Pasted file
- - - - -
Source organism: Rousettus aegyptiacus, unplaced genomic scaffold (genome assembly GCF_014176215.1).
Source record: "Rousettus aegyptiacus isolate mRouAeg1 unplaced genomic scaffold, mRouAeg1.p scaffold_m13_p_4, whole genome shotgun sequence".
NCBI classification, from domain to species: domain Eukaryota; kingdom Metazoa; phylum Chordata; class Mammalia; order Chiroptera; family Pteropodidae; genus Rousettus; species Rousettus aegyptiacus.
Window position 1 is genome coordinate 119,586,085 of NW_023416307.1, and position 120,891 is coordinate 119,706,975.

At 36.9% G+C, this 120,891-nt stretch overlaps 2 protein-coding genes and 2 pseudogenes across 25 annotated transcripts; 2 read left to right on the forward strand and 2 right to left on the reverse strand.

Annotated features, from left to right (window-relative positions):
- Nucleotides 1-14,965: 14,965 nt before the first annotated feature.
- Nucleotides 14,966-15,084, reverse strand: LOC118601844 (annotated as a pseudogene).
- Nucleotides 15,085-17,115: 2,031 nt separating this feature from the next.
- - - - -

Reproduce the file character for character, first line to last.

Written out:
Source organism: Rousettus aegyptiacus, unplaced genomic scaffold (genome assembly GCF_014176215.1).
Source record: "Rousettus aegyptiacus isolate mRouAeg1 unplaced genomic scaffold, mRouAeg1.p scaffold_m13_p_4, whole genome shotgun sequence".
NCBI classification, from domain to species: domain Eukaryota; kingdom Metazoa; phylum Chordata; class Mammalia; order Chiroptera; family Pteropodidae; genus Rousettus; species Rousettus aegyptiacus.
Window position 1 is genome coordinate 119,586,085 of NW_023416307.1, and position 120,891 is coordinate 119,706,975.

At 36.9% G+C, this 120,891-nt stretch overlaps 2 protein-coding genes and 2 pseudogenes across 25 annotated transcripts; 2 read left to right on the forward strand and 2 right to left on the reverse strand.

Annotated features, from left to right (window-relative positions):
- Nucleotides 1-14,965: 14,965 nt before the first annotated feature.
- Nucleotides 14,966-15,084, reverse strand: LOC118601844 (annotated as a pseudogene).
- Nucleotides 15,085-17,115: 2,031 nt separating this feature from the next.